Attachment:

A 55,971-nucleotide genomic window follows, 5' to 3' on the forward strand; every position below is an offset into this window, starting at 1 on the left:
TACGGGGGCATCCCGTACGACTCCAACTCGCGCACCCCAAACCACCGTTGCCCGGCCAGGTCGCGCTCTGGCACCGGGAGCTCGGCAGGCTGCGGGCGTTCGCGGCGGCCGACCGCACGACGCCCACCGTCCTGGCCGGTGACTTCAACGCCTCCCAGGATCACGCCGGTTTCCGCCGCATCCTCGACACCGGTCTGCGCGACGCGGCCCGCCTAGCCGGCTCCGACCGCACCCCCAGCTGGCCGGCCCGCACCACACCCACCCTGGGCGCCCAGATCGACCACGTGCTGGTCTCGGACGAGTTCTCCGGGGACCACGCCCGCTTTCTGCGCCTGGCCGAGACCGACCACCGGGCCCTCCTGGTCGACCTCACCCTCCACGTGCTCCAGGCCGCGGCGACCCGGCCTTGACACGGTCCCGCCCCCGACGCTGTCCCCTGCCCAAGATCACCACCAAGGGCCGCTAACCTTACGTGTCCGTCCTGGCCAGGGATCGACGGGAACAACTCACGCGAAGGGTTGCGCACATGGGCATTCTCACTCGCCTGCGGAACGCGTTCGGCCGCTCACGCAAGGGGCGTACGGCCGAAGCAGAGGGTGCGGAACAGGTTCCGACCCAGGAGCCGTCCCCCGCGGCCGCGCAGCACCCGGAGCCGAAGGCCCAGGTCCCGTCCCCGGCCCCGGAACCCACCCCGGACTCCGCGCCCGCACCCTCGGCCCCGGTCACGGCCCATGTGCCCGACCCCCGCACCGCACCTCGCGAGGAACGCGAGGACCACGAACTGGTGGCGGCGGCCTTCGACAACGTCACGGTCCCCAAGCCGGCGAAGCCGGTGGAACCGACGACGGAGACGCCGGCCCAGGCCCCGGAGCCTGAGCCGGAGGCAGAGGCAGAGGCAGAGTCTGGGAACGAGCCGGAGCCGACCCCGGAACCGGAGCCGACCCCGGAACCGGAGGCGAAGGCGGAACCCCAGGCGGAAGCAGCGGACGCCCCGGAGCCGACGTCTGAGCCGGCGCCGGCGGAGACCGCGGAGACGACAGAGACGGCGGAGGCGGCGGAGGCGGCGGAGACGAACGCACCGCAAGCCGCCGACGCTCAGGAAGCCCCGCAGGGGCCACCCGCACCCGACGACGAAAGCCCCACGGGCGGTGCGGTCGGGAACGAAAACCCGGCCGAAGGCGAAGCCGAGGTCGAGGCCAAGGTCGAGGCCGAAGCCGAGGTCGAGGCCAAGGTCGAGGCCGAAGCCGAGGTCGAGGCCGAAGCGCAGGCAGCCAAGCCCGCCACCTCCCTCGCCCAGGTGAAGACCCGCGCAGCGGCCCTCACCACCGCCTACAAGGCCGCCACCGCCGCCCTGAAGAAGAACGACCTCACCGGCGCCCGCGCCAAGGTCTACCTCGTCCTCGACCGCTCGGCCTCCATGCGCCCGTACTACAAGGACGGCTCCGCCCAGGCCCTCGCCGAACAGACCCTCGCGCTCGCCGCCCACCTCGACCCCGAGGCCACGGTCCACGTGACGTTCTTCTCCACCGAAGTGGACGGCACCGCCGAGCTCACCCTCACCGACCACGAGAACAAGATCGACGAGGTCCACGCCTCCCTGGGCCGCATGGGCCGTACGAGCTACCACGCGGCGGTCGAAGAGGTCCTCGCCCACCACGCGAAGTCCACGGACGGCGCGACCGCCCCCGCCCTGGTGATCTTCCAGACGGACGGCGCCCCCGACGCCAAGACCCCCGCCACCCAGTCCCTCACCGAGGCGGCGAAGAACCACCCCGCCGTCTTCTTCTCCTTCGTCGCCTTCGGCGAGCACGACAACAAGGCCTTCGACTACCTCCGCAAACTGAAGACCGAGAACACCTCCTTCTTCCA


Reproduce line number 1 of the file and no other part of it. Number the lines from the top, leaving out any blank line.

A 55,971-nucleotide genomic window follows, 5' to 3' on the forward strand; every position below is an offset into this window, starting at 1 on the left: